Vitamin A Deficiency-induced Alterations And The Protective Role Of Vitamin A Supplementation In Protein Secondary Structure Of Rat Hippocampus | 3132
Journal of Clinical & Experimental Pathology
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The aim of this study is to examine the vitamin A deficiency-induced protein secondary structural alterations and the potential
protective role of dietary Vitamin A supplementation on the altered pathology in rat hippocampus using Fourier transform
infrared (FTIR) spectroscopy together with chemometric methods. Brain as compared to other organs is more susceptible to
oxidative damage and these damages can be monitored by FTIR spectroscopy. Adult rats were divided into control (C), vitamin
A-deficient (VAD) and vitamin A-supplemented (VAS) groups. Protein secondary structural changes were determined from
the spectral and neural network (NN) analysis of amide-I band (1700-1600 cm-1). Furthermore, principal component analysis
(PCA) was carried out to differentiate the studied groups. The results revealed that a significant shift was observed in the
frequency of amide I band for the VAD group as compared to the C group, indicating the structural changes in proteins. Neural
network results revealed a significant decrease in alpha helix content and an increase in beta-sheet and turn contents in VAD
group. Supplementation of Vitamin A restored these changes. Moreover, PCA analysis showed that the C and VAS groups were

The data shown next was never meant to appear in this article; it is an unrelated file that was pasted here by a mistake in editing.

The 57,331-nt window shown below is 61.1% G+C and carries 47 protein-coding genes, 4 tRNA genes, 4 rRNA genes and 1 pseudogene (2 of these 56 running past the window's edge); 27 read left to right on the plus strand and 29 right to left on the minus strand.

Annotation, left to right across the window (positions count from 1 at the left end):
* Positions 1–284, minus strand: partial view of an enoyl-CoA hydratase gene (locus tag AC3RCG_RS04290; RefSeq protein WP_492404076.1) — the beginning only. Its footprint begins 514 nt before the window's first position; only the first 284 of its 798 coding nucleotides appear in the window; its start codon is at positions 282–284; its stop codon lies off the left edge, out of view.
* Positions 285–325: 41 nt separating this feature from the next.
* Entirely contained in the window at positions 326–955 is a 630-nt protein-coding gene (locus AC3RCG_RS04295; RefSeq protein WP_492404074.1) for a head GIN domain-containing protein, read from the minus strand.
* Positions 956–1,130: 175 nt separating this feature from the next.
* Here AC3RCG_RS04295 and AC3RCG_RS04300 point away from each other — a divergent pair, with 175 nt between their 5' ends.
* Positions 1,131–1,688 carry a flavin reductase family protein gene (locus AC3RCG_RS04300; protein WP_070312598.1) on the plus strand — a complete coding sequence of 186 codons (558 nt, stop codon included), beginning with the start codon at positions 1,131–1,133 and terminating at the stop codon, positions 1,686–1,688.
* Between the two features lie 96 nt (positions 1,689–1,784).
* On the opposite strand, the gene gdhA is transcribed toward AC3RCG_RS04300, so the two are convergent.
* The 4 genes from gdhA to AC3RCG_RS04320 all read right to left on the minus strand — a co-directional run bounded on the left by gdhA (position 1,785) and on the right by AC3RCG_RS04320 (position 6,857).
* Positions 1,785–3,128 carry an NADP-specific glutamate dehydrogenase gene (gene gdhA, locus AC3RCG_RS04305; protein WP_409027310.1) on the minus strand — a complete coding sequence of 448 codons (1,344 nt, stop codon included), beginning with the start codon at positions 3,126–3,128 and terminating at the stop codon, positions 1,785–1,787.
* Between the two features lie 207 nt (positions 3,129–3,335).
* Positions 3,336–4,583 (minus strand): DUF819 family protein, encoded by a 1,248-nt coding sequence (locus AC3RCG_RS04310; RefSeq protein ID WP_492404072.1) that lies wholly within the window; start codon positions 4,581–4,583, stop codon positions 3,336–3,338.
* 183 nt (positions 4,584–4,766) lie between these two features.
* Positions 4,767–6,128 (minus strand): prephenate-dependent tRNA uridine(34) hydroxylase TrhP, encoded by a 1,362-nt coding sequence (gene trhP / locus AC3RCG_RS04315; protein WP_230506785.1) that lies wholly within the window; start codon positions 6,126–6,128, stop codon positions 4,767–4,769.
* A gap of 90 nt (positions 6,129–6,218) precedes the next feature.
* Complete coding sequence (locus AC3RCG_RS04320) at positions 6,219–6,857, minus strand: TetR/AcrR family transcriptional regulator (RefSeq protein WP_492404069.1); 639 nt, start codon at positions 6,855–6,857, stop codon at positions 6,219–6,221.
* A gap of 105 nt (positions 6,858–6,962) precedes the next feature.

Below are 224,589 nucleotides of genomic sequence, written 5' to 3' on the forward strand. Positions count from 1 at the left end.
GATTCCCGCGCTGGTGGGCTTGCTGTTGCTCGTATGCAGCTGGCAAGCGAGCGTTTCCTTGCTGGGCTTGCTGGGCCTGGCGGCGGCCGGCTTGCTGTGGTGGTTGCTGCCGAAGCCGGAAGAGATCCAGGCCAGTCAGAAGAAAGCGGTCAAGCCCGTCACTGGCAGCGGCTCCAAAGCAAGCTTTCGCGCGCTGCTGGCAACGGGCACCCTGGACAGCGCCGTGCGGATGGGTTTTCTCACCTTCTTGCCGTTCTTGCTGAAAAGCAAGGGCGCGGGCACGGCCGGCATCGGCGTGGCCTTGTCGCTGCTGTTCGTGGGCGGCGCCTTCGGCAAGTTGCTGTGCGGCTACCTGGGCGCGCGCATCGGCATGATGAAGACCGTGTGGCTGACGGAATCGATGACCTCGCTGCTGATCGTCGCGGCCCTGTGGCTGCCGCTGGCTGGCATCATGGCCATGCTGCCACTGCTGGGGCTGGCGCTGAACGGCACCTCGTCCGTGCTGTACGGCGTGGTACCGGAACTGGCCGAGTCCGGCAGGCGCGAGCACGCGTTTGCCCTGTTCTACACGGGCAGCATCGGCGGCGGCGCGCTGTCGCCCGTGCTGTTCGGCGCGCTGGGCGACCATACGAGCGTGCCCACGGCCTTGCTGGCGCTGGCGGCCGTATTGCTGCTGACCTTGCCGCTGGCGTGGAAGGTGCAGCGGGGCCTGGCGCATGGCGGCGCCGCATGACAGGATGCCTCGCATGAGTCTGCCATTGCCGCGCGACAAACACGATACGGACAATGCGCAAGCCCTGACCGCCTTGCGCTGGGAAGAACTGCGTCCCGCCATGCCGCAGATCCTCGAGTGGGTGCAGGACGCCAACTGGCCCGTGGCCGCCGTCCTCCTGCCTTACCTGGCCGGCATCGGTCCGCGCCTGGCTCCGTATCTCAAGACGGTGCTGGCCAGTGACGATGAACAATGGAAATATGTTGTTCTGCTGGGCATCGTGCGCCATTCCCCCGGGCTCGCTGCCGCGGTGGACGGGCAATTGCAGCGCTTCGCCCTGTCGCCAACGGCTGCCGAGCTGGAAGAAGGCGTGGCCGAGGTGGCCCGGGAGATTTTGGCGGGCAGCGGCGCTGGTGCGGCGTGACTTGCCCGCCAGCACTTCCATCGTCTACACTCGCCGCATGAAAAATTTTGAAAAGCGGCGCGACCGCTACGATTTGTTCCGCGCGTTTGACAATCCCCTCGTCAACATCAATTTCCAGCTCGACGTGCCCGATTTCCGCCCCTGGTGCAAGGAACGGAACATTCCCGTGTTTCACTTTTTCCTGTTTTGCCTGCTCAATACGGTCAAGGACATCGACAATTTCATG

successfully discriminated from VAD group. These findings show that FT-IR spectroscopy with bioinformatic tools such as NN
and PCA, allowed us to determine the Vitamin A deficiency-induced secondary structural changes in rat hippocampal proteins.
Since structure is directly related with function, the restoring effect of vitamin A indicates that Vitamin A is essential for brain
Mete Severcan received BS and MS degrees in electrical engineering from Middle East Technical University (METU) and Ph.D. degree from Stanford University. He is currently working as a professor in the Electrical and Electronics Engineering Department at METU. He visited Stanford University as a Fulbright scholar, and later taught in UC Berkeley and San Francisco State University. He worked as a visiting scientist at De-Montfort University and University of Perugia. His current interests include telecommunications, signal processing, protein secondary structure determination and application of chemometric methods to biology.
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